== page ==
In a paper now published in Nature Communications an international group of scientists show that the fast X-ray pulse rate produced by the European XFEL can be used to study the structure of membrane proteins such as those involved in the process of photosynthesis. These results open up eagerly awaited experimental opportunities for scientists studying these types of proteins.
Large proteins and protein complexes are difficult to study with traditional structural biology approaches. Large protein complexes, such as those that sit across cell membranes and regulate traffic in and out of cells, are difficult to crystalize and generally only produce small crystals that are hard to analyse. The extremely fast X-ray pulses generated by European XFEL now enable scientists to collect large amounts of data from a stream of small crystals to develop detailed models of the 3D structure of these proteins.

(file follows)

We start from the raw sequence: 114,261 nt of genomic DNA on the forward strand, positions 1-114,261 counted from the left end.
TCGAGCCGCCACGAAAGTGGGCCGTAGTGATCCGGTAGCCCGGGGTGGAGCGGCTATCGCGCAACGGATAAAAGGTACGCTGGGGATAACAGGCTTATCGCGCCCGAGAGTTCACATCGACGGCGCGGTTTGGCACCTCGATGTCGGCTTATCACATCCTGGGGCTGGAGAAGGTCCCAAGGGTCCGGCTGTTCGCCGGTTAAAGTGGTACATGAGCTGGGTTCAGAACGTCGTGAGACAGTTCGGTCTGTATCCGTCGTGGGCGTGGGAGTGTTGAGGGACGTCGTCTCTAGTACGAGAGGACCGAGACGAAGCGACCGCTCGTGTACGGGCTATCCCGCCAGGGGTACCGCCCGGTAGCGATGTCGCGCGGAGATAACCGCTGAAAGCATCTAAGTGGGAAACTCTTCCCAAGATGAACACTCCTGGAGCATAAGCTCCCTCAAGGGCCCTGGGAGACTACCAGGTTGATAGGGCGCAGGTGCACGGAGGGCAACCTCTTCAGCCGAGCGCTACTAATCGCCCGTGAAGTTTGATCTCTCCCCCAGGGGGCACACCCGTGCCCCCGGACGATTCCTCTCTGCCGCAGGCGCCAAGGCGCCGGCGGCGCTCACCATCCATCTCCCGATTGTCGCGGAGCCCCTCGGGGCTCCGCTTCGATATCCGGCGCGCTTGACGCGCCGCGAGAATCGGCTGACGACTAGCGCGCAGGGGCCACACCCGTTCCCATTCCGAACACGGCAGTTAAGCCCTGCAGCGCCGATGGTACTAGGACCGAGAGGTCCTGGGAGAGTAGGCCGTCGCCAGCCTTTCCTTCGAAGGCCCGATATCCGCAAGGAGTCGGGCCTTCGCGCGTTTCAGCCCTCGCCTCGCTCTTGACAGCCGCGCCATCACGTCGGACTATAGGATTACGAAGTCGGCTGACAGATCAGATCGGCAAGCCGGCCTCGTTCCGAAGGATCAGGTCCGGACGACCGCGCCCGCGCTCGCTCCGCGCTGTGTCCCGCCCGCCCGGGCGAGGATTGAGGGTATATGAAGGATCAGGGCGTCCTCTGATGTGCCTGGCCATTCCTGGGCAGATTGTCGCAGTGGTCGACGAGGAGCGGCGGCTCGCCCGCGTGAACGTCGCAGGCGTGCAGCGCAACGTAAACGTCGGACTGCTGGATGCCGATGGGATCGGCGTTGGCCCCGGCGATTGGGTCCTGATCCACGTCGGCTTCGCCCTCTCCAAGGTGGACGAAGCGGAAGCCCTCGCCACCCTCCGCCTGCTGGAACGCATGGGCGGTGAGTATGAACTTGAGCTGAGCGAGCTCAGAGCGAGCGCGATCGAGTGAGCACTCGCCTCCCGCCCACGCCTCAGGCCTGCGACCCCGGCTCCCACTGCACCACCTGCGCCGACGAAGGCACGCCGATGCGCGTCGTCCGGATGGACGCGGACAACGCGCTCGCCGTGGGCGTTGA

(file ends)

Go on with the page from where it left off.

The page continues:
About European XFEL
The European XFEL is a 3.4 km long research facility extending from Hamburg to the neighbouring town of Schenefeld in the German Federal State of Schleswig-Holstein. With its repetition rate of 27,000 pulses per second and a peak brilliance a billion times higher than that of the best synchrotron X-ray radiation sources, the European XFEL enables the investigation of scientific problems in a variety of disciplines, including among many others: Structural Biology, Chemistry, Planetary Science, the study of matter under extreme conditions.